GNE myopathy is a rare distal myopathy, caused by mutations in the GNE gene, affecting sialic acid synthesis. Clinical presentation varies from asymptomatic early stage patients to severely debilitating forms. This first report describes clinical presentations and severity of the disease, using data of 150 patients collected via the on-line, patient-reported registry component of the GNE Myopathy Disease Monitoring Program (GNEM-DMP). Disease progression was prospectively analysed, over a 2-year period, using the GNE myopathy functional activity scale (GNEM-FAS). The average annual rates of decline in function were estimated at -9.6% and -3.2% in ambulant and non-ambulant patients respectively. 4.3% of participants became non-ambulant within one year. The mean time from onset to required use of a wheelchair was 11.9 years. Mean delay of genetic diagnosis from symptom onset was 5.2 years. Mutation specific analysis demonstrated genotype-phenotype relationships; i.e. p.Ala662Val may be associated with a more severe phenotype, compared to p.Val727Met. Patients with compound heterozygous mutation in epimerase and kinase domain appeared to have a more severe phenotype compared to patients with both mutations located within one domain. Acknowledging the limitations of the study, these findings suggest that the severity of the GNE mutations affects disease severity. The GNEM-DMP is a useful data collection tool, prospectively measuring the progression of GNE myopathy, which could play an important role in translational and clinical research and further understanding of genotype-phenotype correlations.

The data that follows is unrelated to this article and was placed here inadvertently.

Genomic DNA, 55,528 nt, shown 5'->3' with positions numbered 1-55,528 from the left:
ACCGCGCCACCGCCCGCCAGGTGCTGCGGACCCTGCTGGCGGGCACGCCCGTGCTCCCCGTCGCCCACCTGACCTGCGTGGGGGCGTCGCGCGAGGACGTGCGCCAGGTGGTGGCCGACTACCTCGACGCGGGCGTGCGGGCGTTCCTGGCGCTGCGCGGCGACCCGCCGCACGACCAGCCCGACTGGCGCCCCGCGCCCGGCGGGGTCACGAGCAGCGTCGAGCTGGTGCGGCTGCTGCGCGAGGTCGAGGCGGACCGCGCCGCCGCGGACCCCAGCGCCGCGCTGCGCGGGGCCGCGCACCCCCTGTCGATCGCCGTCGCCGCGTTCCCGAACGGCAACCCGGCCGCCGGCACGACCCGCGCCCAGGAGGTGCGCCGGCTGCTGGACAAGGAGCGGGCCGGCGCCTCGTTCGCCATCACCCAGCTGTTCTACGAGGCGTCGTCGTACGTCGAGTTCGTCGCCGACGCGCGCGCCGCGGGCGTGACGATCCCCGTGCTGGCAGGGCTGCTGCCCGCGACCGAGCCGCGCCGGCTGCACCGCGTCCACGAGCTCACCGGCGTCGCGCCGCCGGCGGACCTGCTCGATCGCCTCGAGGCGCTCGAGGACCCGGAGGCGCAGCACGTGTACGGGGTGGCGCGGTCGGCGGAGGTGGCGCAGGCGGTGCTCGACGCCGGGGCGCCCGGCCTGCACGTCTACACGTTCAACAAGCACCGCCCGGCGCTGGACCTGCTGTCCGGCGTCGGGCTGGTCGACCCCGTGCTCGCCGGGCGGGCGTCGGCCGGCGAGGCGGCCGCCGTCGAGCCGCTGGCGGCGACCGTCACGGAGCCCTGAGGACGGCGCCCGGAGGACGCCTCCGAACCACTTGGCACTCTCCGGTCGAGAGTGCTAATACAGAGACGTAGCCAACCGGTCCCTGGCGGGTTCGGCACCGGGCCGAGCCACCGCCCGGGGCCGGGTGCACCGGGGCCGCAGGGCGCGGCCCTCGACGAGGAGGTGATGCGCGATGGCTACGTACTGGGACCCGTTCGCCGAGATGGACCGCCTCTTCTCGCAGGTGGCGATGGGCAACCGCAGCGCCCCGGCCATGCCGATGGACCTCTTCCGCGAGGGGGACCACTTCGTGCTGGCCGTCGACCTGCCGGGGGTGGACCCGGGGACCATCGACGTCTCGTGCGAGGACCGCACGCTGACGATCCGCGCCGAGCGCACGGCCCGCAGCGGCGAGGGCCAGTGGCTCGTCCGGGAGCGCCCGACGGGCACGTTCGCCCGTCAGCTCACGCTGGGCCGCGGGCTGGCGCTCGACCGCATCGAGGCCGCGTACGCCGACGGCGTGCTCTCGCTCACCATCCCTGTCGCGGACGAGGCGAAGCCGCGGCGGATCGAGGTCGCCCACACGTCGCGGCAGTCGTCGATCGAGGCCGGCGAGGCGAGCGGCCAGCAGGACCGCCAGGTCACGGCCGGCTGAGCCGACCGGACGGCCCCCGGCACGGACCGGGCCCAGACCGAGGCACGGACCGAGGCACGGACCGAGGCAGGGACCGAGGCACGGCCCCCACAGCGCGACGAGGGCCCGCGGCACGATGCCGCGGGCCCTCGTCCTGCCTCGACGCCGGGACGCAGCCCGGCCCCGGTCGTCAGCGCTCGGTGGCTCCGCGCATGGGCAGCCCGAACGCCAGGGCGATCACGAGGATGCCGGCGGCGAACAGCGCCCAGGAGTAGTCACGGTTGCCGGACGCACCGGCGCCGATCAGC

Keywords: Distal myopathy; Epidemiology; GNE myopathy; Genotype-phenotype correlation; Hereditary inclusion body myopathy; Rare neuromuscular disorders.
Copyright © 2017 The Authors. Published by Elsevier B.V. All rights reserved.